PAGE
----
Education and Civil Conflict in Nepal

Valente, Christine

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Abstract

Between 1996 and 2006, Nepal experienced violent civil conflict as a consequence of a Maoist insurgency, which many argue also brought about an increase in female empowerment. This paper exploits variations in exposure to conflict by birth cohort, survey date, and district to estimate the impact of the insurgency on education outcomes. Overall conflict intensity, measured by conflict casualties, is associated with an increase in female educational attainment, whereas abductions by Maoists, which often targeted school children, have the reverse effect. Male schooling tended to increase more rapidly in areas where the fighting was more intense, but the estimates are smaller in magnitude and more sensitive to specification than estimates for females. Similar results are obtained across different specifications, and robustness checks indicate that these findings are not due to selective migration.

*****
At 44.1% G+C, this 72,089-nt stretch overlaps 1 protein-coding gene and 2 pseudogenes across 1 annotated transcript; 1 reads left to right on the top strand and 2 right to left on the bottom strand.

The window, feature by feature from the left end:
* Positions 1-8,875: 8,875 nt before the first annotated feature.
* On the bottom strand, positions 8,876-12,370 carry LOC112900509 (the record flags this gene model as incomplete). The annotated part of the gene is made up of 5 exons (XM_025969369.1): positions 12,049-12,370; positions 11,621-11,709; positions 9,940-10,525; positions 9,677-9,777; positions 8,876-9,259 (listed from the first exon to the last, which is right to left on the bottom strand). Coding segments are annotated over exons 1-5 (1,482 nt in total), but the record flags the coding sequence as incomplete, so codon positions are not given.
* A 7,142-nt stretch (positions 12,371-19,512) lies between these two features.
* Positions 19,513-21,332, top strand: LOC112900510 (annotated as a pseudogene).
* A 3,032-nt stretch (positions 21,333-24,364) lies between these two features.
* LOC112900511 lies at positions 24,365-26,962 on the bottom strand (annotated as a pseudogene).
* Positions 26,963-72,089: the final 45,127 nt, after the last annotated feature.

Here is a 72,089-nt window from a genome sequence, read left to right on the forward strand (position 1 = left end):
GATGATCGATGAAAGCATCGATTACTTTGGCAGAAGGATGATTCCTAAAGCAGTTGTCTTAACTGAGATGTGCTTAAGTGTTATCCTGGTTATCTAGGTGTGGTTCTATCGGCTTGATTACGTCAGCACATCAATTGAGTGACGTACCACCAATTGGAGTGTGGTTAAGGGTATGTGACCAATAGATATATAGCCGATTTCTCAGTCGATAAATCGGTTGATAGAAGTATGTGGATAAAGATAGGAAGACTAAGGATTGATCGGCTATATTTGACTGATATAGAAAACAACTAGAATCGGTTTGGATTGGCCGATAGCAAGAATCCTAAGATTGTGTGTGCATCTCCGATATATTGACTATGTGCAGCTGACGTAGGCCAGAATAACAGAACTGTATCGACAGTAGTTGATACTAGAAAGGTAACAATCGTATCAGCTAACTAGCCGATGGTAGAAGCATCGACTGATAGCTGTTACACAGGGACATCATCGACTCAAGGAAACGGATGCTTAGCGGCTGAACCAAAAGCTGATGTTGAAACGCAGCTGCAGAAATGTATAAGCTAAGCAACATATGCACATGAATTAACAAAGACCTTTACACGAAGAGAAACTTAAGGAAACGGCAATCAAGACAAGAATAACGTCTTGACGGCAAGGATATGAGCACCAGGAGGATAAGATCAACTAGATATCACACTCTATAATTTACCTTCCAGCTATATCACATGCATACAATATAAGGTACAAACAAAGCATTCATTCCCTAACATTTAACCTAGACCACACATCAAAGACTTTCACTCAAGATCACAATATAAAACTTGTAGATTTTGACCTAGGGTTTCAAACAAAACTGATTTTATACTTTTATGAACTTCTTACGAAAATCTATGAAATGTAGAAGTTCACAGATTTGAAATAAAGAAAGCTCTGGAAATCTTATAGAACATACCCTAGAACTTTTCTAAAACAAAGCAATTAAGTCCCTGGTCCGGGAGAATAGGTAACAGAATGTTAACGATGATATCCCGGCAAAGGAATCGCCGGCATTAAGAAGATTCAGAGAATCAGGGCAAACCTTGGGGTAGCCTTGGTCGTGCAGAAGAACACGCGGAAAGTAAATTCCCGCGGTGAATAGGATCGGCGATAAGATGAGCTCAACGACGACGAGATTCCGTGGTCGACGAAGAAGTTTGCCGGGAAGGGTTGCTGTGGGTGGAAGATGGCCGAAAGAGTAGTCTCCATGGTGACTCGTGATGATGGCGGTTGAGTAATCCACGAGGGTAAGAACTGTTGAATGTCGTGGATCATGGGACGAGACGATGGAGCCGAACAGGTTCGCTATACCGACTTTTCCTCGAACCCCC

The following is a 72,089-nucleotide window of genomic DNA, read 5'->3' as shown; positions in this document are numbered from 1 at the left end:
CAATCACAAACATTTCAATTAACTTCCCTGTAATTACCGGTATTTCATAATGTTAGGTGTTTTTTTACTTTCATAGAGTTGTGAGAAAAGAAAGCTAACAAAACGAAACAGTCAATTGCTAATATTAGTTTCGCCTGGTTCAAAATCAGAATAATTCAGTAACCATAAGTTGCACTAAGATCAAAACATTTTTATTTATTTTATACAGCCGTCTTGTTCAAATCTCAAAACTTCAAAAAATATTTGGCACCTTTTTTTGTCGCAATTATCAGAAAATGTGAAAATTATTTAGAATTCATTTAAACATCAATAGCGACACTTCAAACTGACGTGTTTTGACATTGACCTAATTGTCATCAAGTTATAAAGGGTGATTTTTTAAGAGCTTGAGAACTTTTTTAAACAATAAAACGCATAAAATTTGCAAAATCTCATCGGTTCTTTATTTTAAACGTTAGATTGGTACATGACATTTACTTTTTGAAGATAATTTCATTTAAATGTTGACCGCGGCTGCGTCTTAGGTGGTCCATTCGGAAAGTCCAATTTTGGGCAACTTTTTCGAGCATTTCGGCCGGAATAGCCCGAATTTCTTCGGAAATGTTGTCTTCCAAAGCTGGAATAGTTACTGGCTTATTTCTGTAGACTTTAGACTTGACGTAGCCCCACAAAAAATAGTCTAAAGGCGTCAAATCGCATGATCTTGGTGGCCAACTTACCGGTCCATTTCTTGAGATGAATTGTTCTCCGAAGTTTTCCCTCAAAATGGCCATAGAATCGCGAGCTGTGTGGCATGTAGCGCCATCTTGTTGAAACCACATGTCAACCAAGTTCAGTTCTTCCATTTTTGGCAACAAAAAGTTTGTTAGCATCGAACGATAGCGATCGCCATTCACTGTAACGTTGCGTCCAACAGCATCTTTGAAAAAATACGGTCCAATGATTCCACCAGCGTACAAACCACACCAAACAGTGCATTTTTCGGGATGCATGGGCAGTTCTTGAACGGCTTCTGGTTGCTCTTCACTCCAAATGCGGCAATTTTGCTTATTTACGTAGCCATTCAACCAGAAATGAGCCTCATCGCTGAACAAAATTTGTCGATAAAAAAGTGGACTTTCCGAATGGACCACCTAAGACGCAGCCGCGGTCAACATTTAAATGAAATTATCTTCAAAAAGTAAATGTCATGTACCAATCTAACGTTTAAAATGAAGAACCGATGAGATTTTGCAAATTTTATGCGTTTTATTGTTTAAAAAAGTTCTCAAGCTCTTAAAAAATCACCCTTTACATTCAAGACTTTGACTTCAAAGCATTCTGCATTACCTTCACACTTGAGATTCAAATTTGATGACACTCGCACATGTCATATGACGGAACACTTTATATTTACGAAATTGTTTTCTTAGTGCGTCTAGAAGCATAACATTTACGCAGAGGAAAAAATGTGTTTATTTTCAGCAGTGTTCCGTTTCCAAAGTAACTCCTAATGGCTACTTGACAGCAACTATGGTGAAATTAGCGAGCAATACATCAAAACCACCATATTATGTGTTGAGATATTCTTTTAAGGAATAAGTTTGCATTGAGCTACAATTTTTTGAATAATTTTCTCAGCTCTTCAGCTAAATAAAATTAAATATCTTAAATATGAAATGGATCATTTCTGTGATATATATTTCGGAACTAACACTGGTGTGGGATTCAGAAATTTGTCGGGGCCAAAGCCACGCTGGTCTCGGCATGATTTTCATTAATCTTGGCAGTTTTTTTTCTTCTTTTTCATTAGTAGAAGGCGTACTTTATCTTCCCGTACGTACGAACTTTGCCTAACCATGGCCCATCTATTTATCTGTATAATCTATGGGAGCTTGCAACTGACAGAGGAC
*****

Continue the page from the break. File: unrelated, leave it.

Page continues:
Document type: Working paper
Place of Publication: Washington, D.C.
Date: 2013
Version: Secondary publication
Date Deposited: 5 June 2015
Number of Pages: 47
Faculties / Institutes: Miscellaneous > Individual person
DDC-classification: Education
Controlled Subjects: Nepal / Bürgerkrieg, Bildung, Geschichte 1996-2006
Uncontrolled Keywords: Nepal, Bildung, Bürgerkrieg, Geschichte 1996-2006 / Nepal, Education, Civil War, History 1996-2006
Subject (classification): Education and Research
Politics
Countries/Regions: Nepal
Additional Information: © World Bank. https://openknowledge.worldbank.org/handle/10986/15556 License: CC BY 3.0 Unported